Monday, September 17, 2007

North West Company Fur Trading Post

voyageur canoe, snake river, minnesotaVoyageur's canoe

This weekend, Doug and I took the boys to the 2007 Fall Gathering at the North West Company Fur Post in Pine City, Minnesota. One of the Minnesota Historical Society sites, the fur post is a replica of John Sayer's post from 1804. The guided tour was entertaining and informative, with costumed volunteers re-enacting different activities and sharing interesting facts about life at the trading post for the Ojibwe, traders and voyageurs.

north west company fur post, pine city, minnesotaFur Post

fur post living quartersLiving quarters for an assistant clerk

The building itself contained four rooms of living quarters for the paid staff and a store for trading. The comfort and size of the rooms varied, depending on who lived there.

fur post trading campTrading camp
Other things we learned:

*How men's fashion created a world market for beaver hats.

*The changes that trade goods made to the life of the Ojibwe people.

*Where the trade goods came from all over the world and how many beaver skins were required to purchase the different items.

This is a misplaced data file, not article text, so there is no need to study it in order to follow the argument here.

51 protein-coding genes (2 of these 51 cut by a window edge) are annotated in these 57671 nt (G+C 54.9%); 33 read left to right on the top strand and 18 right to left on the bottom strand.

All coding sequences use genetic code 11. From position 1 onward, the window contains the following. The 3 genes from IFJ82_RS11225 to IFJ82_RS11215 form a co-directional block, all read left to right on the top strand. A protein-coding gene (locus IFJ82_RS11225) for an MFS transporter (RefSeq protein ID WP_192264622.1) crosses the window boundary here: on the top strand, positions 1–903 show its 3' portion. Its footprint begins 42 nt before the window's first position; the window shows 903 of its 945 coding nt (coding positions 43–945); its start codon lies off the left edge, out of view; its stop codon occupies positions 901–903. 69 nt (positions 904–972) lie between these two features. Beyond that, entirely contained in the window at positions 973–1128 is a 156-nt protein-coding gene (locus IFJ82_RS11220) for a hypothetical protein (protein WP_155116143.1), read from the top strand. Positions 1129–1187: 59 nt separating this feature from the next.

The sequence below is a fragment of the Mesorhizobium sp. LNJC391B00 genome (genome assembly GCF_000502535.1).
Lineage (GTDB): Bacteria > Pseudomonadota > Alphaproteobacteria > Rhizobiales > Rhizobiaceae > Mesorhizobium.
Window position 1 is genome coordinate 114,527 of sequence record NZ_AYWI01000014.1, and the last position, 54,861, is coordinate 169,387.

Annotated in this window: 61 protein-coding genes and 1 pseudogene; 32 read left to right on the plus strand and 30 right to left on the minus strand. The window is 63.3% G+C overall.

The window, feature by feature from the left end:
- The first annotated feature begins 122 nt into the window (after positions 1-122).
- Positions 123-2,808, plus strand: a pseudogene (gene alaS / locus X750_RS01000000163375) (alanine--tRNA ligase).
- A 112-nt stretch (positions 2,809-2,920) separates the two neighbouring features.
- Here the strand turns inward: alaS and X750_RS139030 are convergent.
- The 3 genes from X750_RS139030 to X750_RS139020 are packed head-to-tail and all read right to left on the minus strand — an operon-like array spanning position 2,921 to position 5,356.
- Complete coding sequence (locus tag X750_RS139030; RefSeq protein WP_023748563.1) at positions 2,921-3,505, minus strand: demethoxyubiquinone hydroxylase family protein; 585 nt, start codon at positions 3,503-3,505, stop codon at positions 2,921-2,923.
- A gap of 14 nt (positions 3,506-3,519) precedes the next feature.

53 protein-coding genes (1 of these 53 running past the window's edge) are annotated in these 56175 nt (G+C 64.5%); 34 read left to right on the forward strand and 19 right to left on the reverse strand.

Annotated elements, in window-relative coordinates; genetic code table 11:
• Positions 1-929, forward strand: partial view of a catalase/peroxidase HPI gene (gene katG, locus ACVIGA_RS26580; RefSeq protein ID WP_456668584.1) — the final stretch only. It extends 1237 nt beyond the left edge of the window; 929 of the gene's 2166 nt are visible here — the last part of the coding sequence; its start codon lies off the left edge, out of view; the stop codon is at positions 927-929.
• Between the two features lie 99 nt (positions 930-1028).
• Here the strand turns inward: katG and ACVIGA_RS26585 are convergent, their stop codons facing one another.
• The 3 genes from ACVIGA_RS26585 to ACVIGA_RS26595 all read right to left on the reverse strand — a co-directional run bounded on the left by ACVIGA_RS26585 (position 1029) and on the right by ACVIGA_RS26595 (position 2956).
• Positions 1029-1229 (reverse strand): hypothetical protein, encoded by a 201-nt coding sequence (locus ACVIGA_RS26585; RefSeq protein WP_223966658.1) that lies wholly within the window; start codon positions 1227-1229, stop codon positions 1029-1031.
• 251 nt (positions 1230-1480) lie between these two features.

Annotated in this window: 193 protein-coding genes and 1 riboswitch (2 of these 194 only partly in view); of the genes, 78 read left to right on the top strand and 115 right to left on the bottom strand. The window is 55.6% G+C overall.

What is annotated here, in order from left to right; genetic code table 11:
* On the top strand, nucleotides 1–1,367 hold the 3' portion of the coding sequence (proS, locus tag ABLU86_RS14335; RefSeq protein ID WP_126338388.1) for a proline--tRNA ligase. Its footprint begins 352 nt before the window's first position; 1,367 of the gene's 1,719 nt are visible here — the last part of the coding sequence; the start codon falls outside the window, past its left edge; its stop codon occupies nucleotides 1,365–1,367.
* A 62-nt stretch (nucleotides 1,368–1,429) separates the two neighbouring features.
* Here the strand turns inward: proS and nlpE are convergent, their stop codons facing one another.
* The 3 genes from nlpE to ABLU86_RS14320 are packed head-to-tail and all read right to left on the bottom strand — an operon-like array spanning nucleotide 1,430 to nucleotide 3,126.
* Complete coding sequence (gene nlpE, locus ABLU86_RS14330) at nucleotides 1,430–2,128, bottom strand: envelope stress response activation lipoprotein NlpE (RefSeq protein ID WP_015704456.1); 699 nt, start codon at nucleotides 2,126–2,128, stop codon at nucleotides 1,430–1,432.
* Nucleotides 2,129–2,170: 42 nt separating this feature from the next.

*The ingenious method used by the Ojibwe to heat their wigwams, including rock foundations heated by the cooking fire and moss insulation between the double layer of birch bark walls.

*In the spring, the voyageurs who stayed at the post transported the furs collected over the winter to larger posts such as Grand Portage or Fort William, where they met the supply boats from Montreal. News, furs and trade goods were all exchanged during this gathering before the different groups returned to their posts.

*Voyageurs would paddle their canoes for 14 to 16 hours a day, averaging one stroke per second, with one short rest per hour. They were also required to carry two 90 pound packs during a portage.

We had a great time, and I highly recommend a visit to this historic site.

fur post reenactors